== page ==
It takes a brave traveler to seek out these exhilarating activities. However, it takes an even braver one to pick a side in the decades-old Connecticut pizza war.

People are serious about their food in Connecticut. New Haven is home to some of the best pizza you will find in the United States, with Frank Pepe’s Pizzeria frequently topping national lists. Their white clam pizza doused with garlic, olive oil, oregano and parmesan is nationally renowned.

Pepe’s long-time rival is Sally’s Apizza, located just a few doors down. Devoted Sally’s customers swear by the thin crust and slightly charred edges of their tomato, garlic and mozzarella pizza.

Of course, that’s without even mentioning the equally legendary Italian Bombshell pie (bacon, sausage, pepperoni, mushroom, onion and peppers) at New Haven’s Modern Apizza. Or the groundbreaking mashed potato pizza at BAR. On second thought, maybe you don’t need to pick a side. Anyone for a second lunch?

Modern Apizza for tasty Italian food in Connecticut

Swimming and Seafood on the Connecticut Coast

Although walking through gentle seaside towns on the Connecticut shoreline can be a relaxing way to spend an afternoon, there are also activities which will get your blood pumping. Swimming, scuba diving and saltwater fishing are all popular activities at Hammonasset Beach State Park, a two-mile beach which is the largest shoreline in the state. Thousands of visitors come here each year for camping, picnicking, the nature center and water activities.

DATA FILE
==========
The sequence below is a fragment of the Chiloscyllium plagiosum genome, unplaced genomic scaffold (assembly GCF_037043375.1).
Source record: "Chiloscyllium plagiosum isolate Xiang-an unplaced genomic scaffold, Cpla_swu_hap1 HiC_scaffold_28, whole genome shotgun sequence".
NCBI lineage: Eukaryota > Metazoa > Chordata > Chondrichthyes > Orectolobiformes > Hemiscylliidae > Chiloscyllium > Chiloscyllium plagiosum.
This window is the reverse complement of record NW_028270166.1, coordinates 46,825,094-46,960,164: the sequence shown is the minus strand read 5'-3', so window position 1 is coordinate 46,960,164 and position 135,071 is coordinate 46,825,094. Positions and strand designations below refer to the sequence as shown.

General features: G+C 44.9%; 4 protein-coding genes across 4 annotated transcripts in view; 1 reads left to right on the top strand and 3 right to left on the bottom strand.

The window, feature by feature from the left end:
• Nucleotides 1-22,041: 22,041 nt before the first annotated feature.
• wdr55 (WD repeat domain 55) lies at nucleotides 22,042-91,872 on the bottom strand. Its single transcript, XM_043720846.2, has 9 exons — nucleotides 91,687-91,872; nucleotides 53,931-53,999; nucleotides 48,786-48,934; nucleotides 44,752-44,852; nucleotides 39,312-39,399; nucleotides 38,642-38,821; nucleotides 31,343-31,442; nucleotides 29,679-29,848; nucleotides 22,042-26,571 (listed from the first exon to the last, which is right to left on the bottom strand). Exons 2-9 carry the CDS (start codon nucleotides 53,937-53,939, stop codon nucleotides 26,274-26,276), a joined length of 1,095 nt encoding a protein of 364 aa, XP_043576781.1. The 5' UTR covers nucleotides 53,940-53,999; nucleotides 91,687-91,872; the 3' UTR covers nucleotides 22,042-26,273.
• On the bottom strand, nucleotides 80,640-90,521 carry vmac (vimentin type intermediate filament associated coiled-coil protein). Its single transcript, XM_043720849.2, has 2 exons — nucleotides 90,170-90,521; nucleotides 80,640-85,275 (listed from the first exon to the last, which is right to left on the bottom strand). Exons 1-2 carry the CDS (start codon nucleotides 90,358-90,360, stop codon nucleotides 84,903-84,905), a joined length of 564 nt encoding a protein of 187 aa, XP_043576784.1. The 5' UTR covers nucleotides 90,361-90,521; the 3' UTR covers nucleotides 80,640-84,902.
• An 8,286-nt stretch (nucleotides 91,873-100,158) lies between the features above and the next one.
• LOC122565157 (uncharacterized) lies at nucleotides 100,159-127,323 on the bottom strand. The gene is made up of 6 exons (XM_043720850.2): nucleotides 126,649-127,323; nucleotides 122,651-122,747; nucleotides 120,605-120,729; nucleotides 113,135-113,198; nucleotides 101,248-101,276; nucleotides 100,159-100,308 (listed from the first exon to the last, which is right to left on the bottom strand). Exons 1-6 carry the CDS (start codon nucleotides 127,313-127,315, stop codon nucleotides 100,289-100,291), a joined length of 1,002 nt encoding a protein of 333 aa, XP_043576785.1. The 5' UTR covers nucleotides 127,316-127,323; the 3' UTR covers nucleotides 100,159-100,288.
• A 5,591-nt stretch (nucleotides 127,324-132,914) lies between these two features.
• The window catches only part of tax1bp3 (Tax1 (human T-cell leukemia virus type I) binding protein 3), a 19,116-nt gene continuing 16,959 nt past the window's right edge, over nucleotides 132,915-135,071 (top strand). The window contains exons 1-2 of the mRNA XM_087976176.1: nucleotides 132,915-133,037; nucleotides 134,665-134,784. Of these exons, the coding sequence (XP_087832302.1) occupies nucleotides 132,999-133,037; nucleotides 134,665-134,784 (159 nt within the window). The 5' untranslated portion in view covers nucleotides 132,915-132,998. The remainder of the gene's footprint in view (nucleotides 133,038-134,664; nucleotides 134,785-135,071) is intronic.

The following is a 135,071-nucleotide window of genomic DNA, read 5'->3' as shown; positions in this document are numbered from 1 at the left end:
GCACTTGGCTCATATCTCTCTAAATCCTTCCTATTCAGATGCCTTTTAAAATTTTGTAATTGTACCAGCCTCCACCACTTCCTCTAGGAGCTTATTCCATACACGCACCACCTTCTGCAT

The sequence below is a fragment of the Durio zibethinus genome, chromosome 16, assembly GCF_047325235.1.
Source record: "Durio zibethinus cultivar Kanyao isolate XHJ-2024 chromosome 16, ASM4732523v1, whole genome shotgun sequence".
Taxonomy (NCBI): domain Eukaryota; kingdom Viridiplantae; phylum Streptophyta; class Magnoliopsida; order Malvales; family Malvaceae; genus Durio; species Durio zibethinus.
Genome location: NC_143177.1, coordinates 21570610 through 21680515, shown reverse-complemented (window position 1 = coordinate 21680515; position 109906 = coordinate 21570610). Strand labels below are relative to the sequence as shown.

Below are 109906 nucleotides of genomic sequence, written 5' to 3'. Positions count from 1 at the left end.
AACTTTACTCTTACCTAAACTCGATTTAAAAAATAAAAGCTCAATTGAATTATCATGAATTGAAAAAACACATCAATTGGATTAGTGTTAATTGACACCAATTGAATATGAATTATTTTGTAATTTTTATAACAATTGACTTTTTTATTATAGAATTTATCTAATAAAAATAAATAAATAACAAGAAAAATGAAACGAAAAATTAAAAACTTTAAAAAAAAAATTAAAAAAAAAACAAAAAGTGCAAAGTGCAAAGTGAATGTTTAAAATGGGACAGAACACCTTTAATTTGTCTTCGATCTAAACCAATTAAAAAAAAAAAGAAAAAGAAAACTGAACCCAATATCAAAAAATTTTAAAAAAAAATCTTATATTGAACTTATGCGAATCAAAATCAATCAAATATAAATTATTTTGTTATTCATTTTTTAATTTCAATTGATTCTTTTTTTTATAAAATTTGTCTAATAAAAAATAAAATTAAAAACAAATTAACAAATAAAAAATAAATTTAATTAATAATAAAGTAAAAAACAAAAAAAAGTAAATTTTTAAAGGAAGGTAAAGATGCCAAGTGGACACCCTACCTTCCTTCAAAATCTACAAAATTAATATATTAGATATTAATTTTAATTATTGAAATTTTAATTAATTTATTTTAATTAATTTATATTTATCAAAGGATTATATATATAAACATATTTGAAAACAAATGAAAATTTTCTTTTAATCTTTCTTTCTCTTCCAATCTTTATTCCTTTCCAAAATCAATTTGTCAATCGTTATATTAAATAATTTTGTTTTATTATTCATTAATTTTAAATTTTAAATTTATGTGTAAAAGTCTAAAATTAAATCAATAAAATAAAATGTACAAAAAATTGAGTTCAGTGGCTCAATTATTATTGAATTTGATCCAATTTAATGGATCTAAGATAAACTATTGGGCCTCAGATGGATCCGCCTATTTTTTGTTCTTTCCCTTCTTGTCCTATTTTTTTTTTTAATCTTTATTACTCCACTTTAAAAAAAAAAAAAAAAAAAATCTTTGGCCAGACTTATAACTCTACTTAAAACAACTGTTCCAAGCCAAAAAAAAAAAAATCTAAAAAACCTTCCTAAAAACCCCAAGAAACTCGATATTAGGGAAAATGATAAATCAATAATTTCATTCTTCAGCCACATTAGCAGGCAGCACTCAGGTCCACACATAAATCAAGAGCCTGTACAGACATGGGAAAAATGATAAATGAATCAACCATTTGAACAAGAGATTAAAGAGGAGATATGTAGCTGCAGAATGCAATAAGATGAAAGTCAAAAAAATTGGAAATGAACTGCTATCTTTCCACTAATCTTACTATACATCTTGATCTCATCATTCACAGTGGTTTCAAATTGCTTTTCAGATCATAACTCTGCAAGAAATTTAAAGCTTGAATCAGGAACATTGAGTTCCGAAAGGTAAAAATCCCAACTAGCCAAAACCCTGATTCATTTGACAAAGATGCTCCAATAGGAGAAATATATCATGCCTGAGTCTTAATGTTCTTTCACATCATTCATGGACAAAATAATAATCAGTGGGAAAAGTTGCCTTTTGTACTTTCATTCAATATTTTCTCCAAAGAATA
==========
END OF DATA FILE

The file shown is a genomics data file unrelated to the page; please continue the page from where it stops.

Hammonasset Beach State Park in Connecticut

Adventurous New Hartford water activities

The best place to go to escape the noise is the little-known Satan’s Kingdom State Recreation Area along the Farmington River in New Hartford. You won’t find any demons here, but you will find great spots for tubing, canoeing and kayaking.

For longer tours in kayaks, rafts or canoes, Clarke Outdoors in Northwestern Connecticut offers everything from tranquil trips down the river to white water rafting for the more daring traveler.

New Haven for succulent sushi

After testing your courage on the water, try out a daring dish at Miya’s Sushi. New Haven’s history as a maritime town led to this restaurant being one of the country’s first sushi bars. Today Miya’s focuses on “future sushi,” creating sustainable dishes from invasive species and plants. Their forward-thinking menu includes the Kanibaba, which features Chesapeake Bay blue catfish toasted in potato skin and topped with lemon dill remoulade, garnished by deep-friend Asian shore crabs which are found in nearby Branford.

Connecticut shoreline produces top ingredients for some of the best food in Connecticut

Buttery lobster rolls in Noak

On the more traditional side is Abbott’s Lobster in the Rough, which is beloved for their warm, buttery lobster rolls. Visitors have been coming to their location in Noak for a seafood feast with a view of the Connecticut coast since the restaurant opened in 1947. Whichever dining option or outdoor adventure your group chooses, one thing is for sure – you won’t leave without tired muscles, a full stomach and dozens of stories to bring back home.